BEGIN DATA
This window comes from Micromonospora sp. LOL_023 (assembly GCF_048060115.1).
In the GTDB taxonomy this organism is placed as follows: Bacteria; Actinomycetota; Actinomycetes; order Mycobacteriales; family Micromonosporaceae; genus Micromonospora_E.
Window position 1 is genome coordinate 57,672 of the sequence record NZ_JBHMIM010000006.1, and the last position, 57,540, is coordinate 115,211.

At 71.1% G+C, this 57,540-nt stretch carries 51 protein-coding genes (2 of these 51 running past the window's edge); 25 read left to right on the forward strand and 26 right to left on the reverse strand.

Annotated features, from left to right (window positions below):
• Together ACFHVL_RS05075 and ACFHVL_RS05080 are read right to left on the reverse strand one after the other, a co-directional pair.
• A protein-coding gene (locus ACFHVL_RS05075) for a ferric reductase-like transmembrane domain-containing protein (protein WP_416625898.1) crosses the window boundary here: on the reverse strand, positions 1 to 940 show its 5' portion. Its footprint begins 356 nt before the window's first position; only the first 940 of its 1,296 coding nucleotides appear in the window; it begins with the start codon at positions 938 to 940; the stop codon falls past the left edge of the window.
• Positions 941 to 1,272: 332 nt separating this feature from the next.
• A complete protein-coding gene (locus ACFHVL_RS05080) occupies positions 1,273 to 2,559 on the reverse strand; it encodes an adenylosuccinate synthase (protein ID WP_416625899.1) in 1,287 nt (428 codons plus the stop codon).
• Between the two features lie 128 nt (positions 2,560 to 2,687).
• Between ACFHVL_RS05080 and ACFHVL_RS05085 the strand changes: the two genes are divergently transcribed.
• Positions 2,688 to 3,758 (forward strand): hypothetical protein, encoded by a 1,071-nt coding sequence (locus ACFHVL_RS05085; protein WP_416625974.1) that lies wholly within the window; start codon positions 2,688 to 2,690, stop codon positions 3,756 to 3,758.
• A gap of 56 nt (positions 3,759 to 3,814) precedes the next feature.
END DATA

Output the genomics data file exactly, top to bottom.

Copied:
This window comes from Micromonospora sp. LOL_023 (assembly GCF_048060115.1).
In the GTDB taxonomy this organism is placed as follows: Bacteria; Actinomycetota; Actinomycetes; order Mycobacteriales; family Micromonosporaceae; genus Micromonospora_E.
Window position 1 is genome coordinate 57,672 of the sequence record NZ_JBHMIM010000006.1, and the last position, 57,540, is coordinate 115,211.

At 71.1% G+C, this 57,540-nt stretch carries 51 protein-coding genes (2 of these 51 running past the window's edge); 25 read left to right on the forward strand and 26 right to left on the reverse strand.

Annotated features, from left to right (window positions below):
• Together ACFHVL_RS05075 and ACFHVL_RS05080 are read right to left on the reverse strand one after the other, a co-directional pair.
• A protein-coding gene (locus ACFHVL_RS05075) for a ferric reductase-like transmembrane domain-containing protein (protein WP_416625898.1) crosses the window boundary here: on the reverse strand, positions 1 to 940 show its 5' portion. Its footprint begins 356 nt before the window's first position; only the first 940 of its 1,296 coding nucleotides appear in the window; it begins with the start codon at positions 938 to 940; the stop codon falls past the left edge of the window.
• Positions 941 to 1,272: 332 nt separating this feature from the next.
• A complete protein-coding gene (locus ACFHVL_RS05080) occupies positions 1,273 to 2,559 on the reverse strand; it encodes an adenylosuccinate synthase (protein ID WP_416625899.1) in 1,287 nt (428 codons plus the stop codon).
• Between the two features lie 128 nt (positions 2,560 to 2,687).
• Between ACFHVL_RS05080 and ACFHVL_RS05085 the strand changes: the two genes are divergently transcribed.
• Positions 2,688 to 3,758 (forward strand): hypothetical protein, encoded by a 1,071-nt coding sequence (locus ACFHVL_RS05085; protein WP_416625974.1) that lies wholly within the window; start codon positions 2,688 to 2,690, stop codon positions 3,756 to 3,758.
• A gap of 56 nt (positions 3,759 to 3,814) precedes the next feature.